The Look of Love 

Let the movies do the talking this Valentine's Day.

Happy Valentine's Day, beloved readership! It's time to celebrate love. Love for anyone -- a spouse, a sweetheart, a friend, your family, or even yourself. Valentine's Day is also other things: chocolates, roses, plush animals, Hallmark, those chalky but wise candy hearts, and cuddling up to romantic movies. Below, I have combined these last two, candy hearts and cuddly movies, to help you send just the right message to him or her this Valentine's Day.

Trying to find the right time for "I love you"? Time to take a trip to the dump? Maybe you're trying to fend off marriage another year. It can all be communicated in the magical language of the movies!

Candy Heart: "I love you!"

What is the perfect date movie? Ideally, it's the one that will best facilitate cuddling, kisses, or action before the date is through. Allow me to submit, for your consideration, four films that will push you and your sweetheart closer -- by force if necessary!

Jerry Maguire. Maybe you want to tell your significant other "You complete me" or "You had me at hello." This quirky 1996 Tom Cruise romancer is just the ticket to bring two seemingly incompatible people together. Added bonus: If your message is "Get over yourself and your oppressive selfishness" or "Please date me even though I have a child," Jerry Maguire takes care of both.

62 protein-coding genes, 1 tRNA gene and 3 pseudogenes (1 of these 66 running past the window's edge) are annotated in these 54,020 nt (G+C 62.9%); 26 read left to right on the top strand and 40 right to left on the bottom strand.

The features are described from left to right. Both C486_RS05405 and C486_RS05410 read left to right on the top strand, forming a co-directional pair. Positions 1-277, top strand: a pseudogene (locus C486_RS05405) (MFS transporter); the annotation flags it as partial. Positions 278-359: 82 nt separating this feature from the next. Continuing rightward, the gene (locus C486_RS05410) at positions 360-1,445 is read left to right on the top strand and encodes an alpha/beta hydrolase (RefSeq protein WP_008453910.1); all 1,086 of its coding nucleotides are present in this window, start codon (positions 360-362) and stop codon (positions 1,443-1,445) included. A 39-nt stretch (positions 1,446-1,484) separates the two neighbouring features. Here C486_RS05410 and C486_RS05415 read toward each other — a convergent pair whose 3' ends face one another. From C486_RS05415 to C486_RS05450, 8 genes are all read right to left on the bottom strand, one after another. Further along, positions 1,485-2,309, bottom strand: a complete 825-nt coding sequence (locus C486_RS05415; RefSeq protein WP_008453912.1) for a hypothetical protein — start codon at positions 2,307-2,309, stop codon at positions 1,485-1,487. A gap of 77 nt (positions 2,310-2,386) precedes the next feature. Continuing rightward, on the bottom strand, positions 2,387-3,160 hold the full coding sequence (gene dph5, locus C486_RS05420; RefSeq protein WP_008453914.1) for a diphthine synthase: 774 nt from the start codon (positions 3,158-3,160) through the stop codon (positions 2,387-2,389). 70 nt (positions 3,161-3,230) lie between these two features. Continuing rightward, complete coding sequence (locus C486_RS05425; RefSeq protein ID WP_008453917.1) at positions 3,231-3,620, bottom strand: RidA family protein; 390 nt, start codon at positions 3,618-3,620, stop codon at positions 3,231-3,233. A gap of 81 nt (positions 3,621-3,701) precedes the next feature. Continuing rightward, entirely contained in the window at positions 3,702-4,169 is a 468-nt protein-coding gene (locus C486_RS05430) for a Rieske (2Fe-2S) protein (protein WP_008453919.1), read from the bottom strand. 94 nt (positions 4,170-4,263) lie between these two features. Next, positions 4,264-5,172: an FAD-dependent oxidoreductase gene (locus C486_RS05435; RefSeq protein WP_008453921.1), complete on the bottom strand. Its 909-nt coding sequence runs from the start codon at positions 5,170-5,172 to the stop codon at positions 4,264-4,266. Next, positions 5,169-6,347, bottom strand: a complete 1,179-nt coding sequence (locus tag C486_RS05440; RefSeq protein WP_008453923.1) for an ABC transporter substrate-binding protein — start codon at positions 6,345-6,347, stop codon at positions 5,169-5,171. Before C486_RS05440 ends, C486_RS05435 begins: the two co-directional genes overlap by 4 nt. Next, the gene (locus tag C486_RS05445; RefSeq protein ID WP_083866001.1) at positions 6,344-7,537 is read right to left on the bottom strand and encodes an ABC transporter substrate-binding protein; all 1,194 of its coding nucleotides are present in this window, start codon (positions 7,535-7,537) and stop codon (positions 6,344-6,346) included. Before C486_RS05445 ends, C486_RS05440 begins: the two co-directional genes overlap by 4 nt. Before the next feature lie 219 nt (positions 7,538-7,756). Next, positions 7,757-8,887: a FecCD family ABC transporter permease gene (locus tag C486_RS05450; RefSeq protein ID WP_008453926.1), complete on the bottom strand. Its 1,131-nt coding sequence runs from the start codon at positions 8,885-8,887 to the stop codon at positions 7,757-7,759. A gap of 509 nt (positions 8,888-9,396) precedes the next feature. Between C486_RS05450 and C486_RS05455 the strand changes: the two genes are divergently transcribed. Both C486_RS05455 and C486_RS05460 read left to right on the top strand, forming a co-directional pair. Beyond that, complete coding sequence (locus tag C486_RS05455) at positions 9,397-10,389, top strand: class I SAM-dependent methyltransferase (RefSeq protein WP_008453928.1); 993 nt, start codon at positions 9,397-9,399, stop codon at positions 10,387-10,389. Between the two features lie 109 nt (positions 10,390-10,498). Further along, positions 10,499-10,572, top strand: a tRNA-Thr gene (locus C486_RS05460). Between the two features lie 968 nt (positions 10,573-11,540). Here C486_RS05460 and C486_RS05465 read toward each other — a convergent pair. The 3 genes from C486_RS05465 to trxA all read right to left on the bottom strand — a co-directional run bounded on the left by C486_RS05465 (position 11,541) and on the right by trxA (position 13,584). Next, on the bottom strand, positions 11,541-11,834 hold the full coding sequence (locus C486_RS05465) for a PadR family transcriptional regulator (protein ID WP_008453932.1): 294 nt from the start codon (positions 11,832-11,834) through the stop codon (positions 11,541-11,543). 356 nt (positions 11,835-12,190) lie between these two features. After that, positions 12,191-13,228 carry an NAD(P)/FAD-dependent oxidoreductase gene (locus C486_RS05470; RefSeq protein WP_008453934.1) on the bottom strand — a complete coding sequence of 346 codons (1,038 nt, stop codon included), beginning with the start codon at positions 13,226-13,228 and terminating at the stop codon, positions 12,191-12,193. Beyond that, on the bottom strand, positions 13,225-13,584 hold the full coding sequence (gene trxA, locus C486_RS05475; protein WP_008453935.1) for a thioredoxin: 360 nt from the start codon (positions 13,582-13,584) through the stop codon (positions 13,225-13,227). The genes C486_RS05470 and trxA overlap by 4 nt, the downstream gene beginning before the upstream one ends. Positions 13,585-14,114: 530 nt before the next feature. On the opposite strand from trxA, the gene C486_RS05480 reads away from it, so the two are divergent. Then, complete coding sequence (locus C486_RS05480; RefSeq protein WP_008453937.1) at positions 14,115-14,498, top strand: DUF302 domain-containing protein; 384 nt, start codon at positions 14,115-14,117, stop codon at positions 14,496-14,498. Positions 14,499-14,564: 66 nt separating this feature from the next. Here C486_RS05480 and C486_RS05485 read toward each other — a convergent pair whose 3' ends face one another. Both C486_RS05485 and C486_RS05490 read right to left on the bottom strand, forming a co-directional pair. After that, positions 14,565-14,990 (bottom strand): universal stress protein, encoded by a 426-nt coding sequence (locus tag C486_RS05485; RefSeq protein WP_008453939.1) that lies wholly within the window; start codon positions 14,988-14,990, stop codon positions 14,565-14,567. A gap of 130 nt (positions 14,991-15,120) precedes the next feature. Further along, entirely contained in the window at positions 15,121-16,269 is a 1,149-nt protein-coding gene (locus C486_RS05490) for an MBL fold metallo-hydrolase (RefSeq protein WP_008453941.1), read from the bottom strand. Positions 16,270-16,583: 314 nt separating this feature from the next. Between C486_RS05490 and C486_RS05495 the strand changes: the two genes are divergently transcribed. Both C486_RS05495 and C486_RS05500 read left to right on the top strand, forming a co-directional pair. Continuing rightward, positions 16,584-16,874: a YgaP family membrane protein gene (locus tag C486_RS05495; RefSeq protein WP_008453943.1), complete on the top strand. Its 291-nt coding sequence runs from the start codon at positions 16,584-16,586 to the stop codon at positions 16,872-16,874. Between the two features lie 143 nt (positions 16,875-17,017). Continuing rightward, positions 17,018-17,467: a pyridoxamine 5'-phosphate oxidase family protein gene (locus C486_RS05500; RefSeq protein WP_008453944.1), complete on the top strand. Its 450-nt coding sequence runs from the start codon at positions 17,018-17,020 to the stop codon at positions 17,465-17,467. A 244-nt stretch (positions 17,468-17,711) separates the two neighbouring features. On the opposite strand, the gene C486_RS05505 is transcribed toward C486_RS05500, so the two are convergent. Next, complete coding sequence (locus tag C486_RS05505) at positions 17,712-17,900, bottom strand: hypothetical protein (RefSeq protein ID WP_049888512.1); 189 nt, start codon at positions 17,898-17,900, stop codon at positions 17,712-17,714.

Say Anything. This 1989 sleeper classic, featuring John Cusack at his noblest monotone, is most famous for the moment when Cusack holds a boombox above his head outside his sweetheart's window, blasting Peter Gabriel's "In Your Eyes." Chick-flick haters, never fear. Say Anything is strong enough for a man, but it's made for a woman. Bonus message: "You can say anything to me."

Ghost. The strains of "Oh, my love, my darling, I've hungered for your touch a long, lonely time " will echo through the hearts of girls (and this boy) forever -- etched permanently to the ultra-hot image of Demi Moore spinning her clay wheel, as a shirtless Patrick Swayze steals behind her to likewise get messy. Thus, 1990's Ghost and the Righteous Brothers' incomparable "Unchained Melody" became immortal. Also works to say "If I die, you'd better not get it on with my best friend for I will haunt you both."

Titanic. At three-plus hours, this is not a movie to watch if you've not yet shared a first kiss. The tension will be unbearable. But if you've been together a while, there are plenty of slow, wordy scenes that can easily be broken up by making out, and Leonardo DiCaprio is just scrawny enough that the lady won't be distracted from the Prince Charming who's right next to her. Added bonus messages: "Never let go!" and "If you die, I will find the strength to move on and live productively. For a long time."

And now for some more specific messages ...

Candy Heart: "It's been a good ride."

The Way We Were. Picture it: 1973. Robert Redford and Barbra Streisand are at the height of their glamour. They're perfect for each other -- oil and vinegar. Two passionate people who find emotional life and challenge only in each other but whose passions only tear them apart. Romantic, epic (the '50s Hollywood witch hunt features prominently), and florid (Streisand). Bonus message: "Meanwhile, as we're breaking up, consider that never seeing each other again could be a good thing."